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Research Article

Fatigue Analysis of Connecting Rod of U650 Tractor in the Finite Element Code ANSYS

M. Omid, S.S. Mohtasebi, S.A. Mireei and E. Mahmoodi
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In this study, a finite element routine was first used to calculate the static displacements and stresses under the maximum compression and tension loadings in the connecting rod of universal tractor (U650), which were then used for critical points evaluation. Fatigue analysis and longevity after a 1000000-cycle load, assessed through using of ANSYS software. Calculations based on fatigue life and accurate loading histories permit rod to be optimized for durability without the need for expensive and time-consuming testing of series of prototypes. According to this study, the critical point of the connecting rod of U650 is end of the shank and near piston pin hole (point 46). This point is critical point not only in tensional loading but also in compressive loading. The allowable number of cyclic loading on this part under fully reversed loading assumption is 108 cycles that will be increased by decreasing amount of the stress concentration coefficient. The results obtained from the present study can be used to bring about modifications in the process of connecting rod manufacturing.

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M. Omid, S.S. Mohtasebi, S.A. Mireei and E. Mahmoodi, 2008. Fatigue Analysis of Connecting Rod of U650 Tractor in the Finite Element Code ANSYS. Journal of Applied Sciences, 8: 4338-4345.

DOI: 10.3923/jas.2008.4338.4345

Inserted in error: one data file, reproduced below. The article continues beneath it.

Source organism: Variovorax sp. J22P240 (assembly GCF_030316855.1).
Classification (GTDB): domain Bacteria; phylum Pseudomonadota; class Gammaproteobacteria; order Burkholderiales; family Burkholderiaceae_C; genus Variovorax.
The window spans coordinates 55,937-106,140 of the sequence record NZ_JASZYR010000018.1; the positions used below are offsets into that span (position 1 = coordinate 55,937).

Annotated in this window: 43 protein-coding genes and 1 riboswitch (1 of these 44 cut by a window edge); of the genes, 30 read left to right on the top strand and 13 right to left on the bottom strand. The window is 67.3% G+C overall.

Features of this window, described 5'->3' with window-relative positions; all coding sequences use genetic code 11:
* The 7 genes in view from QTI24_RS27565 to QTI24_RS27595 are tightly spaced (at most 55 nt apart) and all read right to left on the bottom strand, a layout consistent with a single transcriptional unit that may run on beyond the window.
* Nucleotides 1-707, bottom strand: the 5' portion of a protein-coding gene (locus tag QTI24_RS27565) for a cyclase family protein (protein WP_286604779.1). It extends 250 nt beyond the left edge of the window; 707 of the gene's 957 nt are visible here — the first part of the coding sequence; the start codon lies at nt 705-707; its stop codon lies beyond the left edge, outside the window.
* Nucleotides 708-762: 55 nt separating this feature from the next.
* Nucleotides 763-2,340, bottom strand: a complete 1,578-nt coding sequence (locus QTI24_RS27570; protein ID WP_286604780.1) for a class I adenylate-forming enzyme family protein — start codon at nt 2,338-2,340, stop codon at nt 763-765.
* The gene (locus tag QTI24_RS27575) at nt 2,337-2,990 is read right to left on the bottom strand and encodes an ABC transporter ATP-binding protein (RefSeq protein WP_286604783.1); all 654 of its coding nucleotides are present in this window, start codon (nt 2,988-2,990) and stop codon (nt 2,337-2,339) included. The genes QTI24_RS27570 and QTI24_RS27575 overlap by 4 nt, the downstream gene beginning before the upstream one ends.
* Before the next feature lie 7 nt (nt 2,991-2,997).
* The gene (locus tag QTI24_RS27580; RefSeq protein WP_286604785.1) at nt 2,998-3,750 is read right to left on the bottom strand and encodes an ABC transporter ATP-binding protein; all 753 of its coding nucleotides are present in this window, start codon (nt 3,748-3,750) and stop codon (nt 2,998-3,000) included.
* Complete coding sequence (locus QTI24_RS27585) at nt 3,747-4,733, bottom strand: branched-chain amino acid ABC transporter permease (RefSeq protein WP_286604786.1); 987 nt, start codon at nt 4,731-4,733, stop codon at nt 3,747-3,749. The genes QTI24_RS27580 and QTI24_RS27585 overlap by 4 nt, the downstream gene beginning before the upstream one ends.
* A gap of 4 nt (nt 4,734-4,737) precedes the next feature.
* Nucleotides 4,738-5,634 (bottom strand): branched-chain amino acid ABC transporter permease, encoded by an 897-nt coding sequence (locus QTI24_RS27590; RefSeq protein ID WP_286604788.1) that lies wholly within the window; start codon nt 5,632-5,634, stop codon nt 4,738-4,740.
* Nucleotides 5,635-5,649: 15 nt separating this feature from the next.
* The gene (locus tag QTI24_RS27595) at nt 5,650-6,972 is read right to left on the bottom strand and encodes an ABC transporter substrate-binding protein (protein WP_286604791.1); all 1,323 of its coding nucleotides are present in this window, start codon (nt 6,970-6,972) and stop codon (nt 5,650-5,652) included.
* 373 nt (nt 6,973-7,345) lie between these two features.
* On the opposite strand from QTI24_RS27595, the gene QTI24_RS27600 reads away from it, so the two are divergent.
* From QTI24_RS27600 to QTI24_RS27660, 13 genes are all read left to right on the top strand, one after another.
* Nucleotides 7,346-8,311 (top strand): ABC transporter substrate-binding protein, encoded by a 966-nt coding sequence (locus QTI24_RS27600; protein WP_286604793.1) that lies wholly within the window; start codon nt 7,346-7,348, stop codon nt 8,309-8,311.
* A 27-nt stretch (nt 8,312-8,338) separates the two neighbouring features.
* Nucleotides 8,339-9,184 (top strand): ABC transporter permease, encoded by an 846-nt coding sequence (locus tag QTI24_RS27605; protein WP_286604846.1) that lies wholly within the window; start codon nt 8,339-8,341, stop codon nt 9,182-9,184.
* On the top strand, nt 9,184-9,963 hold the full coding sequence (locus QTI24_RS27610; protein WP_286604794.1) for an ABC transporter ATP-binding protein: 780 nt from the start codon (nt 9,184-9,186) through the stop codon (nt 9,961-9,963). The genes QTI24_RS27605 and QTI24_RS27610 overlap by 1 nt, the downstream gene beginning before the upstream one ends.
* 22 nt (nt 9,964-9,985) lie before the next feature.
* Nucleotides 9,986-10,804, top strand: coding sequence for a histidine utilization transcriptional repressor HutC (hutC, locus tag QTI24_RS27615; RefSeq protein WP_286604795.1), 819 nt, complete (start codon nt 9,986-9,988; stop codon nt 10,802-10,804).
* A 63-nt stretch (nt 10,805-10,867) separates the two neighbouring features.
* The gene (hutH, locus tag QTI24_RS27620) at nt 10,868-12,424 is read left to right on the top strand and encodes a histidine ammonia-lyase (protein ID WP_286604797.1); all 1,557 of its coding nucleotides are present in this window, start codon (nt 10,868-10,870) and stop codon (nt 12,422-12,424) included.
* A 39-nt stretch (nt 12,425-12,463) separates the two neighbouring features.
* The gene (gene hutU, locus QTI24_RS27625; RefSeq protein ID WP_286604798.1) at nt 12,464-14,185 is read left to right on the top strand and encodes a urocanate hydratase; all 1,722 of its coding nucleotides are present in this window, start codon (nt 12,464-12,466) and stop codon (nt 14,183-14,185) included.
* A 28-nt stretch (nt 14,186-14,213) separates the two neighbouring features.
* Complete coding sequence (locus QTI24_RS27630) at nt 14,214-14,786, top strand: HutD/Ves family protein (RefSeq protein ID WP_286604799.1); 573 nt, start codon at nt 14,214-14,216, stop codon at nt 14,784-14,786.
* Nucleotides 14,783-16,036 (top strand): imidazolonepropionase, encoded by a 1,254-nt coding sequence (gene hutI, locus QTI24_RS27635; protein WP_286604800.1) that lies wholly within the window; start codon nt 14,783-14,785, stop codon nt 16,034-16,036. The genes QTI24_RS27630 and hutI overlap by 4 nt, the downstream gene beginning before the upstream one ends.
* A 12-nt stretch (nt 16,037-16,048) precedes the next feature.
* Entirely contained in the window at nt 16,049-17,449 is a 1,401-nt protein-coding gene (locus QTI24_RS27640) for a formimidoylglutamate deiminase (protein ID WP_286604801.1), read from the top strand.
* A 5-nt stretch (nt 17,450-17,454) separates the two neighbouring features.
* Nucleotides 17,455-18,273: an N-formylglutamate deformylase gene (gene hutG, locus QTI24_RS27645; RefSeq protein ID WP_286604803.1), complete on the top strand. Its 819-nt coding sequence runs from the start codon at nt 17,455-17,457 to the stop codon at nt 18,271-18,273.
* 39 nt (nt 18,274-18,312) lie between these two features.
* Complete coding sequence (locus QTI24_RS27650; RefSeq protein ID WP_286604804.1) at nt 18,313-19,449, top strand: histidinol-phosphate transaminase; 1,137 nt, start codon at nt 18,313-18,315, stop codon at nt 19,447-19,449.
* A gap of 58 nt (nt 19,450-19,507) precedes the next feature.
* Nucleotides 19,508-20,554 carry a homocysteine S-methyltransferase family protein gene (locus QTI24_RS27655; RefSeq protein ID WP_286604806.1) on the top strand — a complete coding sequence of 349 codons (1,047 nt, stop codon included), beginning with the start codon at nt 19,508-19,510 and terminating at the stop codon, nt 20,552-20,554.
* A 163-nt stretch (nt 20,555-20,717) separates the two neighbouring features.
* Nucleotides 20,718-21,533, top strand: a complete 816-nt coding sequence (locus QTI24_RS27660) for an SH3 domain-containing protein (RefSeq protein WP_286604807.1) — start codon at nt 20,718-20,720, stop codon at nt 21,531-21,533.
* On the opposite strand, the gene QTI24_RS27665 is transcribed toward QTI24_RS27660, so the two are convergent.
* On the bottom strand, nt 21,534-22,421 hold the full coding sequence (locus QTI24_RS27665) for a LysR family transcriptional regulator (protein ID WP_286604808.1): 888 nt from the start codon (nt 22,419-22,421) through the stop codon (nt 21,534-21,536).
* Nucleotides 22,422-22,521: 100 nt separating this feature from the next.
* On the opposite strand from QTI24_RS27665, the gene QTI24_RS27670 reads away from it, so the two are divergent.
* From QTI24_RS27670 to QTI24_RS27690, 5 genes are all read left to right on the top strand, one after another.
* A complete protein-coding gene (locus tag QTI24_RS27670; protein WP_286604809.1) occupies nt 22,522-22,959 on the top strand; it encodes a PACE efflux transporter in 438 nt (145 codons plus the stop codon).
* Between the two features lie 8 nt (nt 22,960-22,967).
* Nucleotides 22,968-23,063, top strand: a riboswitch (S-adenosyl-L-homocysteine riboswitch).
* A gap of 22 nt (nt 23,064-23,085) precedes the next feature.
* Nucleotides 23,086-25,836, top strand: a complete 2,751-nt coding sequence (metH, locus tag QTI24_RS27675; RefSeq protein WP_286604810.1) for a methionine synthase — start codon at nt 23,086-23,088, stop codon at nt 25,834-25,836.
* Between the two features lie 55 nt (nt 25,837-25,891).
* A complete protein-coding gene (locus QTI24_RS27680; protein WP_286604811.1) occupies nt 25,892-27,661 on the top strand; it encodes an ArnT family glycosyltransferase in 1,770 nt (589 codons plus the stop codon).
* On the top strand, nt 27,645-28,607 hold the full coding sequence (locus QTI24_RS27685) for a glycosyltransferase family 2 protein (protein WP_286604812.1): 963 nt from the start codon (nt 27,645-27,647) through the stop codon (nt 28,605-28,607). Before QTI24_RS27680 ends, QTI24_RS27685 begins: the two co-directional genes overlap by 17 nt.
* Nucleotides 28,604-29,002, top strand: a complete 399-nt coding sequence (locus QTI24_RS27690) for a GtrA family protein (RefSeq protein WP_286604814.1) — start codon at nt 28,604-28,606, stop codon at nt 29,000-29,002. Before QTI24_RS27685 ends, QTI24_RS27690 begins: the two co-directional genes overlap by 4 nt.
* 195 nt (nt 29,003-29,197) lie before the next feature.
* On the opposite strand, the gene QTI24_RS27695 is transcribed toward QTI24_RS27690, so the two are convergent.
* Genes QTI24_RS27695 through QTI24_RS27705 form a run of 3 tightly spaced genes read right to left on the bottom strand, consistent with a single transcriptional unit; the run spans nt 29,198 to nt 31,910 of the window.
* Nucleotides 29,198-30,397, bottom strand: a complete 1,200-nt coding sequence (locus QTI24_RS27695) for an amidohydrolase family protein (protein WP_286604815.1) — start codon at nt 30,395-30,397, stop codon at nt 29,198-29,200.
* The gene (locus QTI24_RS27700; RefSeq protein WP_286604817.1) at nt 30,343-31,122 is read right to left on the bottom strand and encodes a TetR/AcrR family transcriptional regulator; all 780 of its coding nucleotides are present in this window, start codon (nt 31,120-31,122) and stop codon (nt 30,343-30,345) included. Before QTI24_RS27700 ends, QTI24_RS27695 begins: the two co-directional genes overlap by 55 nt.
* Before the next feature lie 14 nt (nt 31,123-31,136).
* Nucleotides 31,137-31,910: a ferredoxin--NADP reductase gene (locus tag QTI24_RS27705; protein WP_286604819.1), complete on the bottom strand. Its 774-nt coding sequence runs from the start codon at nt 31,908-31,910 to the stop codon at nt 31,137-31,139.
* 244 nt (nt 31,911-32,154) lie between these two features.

Despite the fact that most engineers and designers are aware of fatigue and that a vast amount of experimental data has been generated on the fatigue properties of various metallic and non-metallic materials, fatigue failures of engineering components are still common. A number of factors influence the fatigue life of a component in service, viz., (i) complex stress cycles, (ii) engineering design, (iii) manufacturing and inspection, (iv) service conditions and environment and (v) material of construction. The use of calculations and simulations is a key feature of the modern design process. Several properties such as stress, strength, stiffness, durability, handling, ride comfort and crash resistance can today be numerically analyzed with varying levels of accuracy. Development time can be shortened by ensuring that some, or rather all, of these properties fulfill established requirements even before the first prototype is being built. Accordingly, calculations based on fatigue life and accurate loading histories permit structures and components to be optimized for durability without the need for expensive and time-consuming testing of series of prototypes. Thus designs can be obtained that are less conservative (i.e., better optimized) than those based on traditional criteria, such as maximum load or stress for a series of standard load cases (Fermer and Svensson, 2001). The use of Finite Element Method (FEM) for calculating stress and strain is a well established procedure in analyzing fatigue and determining longevity. For example, Del Llano-Vizcaya et al. (2006) carried out stress analysis in the FE code ANSYS and then performed multiaxial fatigue study of helical compression springs using the fatigue software nCode. Biancolini et al. (2003) designed a connecting rod based on fatigue analysis. Beretta et al. (1997) presented a resistant method to failure on connecting rod design that improved the fatigue life slightly. They found that the occurrence of fatigue phenomenon is closely related to the appearance of cycling stresses within the connecting rod body. Lu (1996) presented an approach to optimize the shape of a connecting rod subjected to a load cycle which consisted of the inertia load deducted from gas load as one extreme and peak inertia load exerted by the piston assembly mass as the other extreme. A FE routine was first used for calculating the displacements and stresses in the connecting rod, which were then used in another routine to calculating the total life. Fatigue life was defined as the sum of crack initiation and crack growth lives, with crack growth life obtained using fracture mechanics. Rahman et al. (2008) presented the finite element based fatigue life prediction of a new free piston linear generator engine mounting. The objective was to assess the critical fatigue locations on the component due to loading conditions. They concluded that Morrow mean stress correction method gave the most conservative (less life) results for crack initiation method.